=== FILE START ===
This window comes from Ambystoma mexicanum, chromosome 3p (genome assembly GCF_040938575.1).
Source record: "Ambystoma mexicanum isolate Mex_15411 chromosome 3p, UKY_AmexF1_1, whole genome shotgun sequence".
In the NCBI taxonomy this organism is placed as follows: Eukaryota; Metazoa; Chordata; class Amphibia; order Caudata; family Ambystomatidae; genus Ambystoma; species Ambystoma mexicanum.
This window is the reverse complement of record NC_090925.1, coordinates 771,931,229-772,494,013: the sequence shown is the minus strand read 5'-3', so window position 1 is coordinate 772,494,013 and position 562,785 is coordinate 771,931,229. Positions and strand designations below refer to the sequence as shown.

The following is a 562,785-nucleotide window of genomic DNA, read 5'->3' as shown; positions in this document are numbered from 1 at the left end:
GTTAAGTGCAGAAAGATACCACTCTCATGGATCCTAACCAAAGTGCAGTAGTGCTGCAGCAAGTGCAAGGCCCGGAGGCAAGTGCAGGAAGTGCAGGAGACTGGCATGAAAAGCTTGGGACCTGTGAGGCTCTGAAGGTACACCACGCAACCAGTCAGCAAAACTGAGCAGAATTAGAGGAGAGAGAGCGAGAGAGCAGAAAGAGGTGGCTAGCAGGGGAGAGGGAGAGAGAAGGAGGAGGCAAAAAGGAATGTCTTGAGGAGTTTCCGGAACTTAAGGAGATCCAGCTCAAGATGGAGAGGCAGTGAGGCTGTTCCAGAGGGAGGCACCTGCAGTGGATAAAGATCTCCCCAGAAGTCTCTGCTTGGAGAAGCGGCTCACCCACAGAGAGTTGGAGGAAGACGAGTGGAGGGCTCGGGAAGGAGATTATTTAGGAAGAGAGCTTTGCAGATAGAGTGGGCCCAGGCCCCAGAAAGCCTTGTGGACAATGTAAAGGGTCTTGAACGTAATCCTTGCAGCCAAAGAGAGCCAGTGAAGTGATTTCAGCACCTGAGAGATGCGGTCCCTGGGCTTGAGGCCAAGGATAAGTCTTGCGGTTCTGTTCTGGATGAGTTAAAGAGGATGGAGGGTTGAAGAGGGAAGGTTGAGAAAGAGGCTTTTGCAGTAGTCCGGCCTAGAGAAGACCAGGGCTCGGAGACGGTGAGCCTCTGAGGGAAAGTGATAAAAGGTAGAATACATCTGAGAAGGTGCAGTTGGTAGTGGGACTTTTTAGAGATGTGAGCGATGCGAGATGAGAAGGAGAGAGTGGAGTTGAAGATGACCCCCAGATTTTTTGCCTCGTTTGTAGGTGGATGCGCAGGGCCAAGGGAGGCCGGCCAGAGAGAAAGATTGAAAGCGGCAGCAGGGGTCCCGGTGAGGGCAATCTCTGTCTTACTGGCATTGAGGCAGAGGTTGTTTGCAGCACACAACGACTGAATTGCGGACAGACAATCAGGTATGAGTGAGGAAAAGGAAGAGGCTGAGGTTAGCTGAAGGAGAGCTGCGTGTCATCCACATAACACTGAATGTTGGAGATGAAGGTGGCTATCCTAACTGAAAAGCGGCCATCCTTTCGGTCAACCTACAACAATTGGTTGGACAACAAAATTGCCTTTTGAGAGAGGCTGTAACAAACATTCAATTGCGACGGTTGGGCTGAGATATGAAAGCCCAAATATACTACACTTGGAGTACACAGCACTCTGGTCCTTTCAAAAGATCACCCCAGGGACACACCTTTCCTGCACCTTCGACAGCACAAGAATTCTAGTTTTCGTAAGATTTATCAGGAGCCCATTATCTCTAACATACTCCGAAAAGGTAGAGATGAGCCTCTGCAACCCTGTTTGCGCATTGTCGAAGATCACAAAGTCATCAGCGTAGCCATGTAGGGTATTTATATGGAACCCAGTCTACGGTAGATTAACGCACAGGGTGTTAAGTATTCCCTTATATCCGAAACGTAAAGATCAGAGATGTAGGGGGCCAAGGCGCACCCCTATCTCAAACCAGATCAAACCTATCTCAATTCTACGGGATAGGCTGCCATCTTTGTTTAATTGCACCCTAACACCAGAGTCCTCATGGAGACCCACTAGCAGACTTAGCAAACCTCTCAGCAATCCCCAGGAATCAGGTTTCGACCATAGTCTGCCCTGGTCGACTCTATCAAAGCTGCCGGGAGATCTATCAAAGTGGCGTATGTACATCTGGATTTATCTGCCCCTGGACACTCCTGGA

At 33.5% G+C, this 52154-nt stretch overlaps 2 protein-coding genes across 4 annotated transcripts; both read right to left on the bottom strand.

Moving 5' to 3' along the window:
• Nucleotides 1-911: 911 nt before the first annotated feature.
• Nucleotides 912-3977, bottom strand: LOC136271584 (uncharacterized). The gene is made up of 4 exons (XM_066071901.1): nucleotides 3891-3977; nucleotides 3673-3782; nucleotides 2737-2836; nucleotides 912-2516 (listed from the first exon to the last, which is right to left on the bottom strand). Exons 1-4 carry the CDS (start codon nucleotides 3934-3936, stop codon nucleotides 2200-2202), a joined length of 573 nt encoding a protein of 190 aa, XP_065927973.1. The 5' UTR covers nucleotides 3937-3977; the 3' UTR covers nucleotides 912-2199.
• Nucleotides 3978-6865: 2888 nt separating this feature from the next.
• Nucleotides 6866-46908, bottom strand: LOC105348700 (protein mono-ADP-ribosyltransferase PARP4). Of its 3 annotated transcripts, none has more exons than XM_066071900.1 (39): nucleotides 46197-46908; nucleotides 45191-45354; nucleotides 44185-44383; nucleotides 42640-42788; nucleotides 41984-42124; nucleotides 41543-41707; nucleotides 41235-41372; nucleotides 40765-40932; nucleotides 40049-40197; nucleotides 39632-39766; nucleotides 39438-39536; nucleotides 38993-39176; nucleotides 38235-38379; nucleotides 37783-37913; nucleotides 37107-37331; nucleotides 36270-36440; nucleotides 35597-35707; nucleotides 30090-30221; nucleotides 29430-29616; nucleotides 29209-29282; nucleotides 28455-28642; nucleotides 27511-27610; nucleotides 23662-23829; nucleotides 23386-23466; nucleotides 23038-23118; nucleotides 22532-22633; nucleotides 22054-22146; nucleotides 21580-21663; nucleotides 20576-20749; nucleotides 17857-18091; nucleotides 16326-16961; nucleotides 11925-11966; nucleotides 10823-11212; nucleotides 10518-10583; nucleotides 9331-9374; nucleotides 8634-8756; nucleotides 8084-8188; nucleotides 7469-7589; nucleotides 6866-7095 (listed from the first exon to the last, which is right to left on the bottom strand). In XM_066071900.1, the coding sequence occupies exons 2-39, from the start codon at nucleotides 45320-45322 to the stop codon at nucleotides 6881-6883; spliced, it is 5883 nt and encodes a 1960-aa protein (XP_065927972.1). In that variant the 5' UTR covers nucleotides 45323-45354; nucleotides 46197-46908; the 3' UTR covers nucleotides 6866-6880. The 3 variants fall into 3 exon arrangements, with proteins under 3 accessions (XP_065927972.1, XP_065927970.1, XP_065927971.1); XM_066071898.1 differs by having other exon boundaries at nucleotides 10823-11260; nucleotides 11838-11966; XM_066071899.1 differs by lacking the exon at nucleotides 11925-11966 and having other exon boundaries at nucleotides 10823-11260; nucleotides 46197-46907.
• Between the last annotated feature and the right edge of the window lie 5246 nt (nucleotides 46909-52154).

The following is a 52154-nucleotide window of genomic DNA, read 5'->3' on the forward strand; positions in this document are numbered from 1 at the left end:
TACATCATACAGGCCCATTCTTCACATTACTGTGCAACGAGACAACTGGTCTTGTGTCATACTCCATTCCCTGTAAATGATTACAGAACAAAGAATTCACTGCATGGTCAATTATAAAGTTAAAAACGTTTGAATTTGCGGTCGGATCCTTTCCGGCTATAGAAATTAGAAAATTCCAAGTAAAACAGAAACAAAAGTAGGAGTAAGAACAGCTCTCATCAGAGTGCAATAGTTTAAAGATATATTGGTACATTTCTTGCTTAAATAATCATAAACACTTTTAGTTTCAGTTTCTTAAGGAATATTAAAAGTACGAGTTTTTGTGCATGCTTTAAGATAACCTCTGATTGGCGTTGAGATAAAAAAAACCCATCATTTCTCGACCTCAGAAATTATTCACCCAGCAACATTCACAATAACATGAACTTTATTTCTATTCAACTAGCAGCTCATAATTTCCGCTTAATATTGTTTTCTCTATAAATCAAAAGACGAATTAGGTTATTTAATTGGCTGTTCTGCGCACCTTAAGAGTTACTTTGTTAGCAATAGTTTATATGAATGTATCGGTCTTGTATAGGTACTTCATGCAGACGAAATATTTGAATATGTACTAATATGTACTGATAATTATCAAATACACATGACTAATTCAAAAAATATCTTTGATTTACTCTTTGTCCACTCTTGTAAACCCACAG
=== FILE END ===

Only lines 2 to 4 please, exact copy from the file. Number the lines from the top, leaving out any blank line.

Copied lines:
Source record: "Ambystoma mexicanum isolate Mex_15411 chromosome 3p, UKY_AmexF1_1, whole genome shotgun sequence".
In the NCBI taxonomy this organism is placed as follows: Eukaryota; Metazoa; Chordata; class Amphibia; order Caudata; family Ambystomatidae; genus Ambystoma; species Ambystoma mexicanum.
This window is the reverse complement of record NC_090925.1, coordinates 771,931,229-772,494,013: the sequence shown is the minus strand read 5'-3', so window position 1 is coordinate 772,494,013 and position 562,785 is coordinate 771,931,229. Positions and strand designations below refer to the sequence as shown.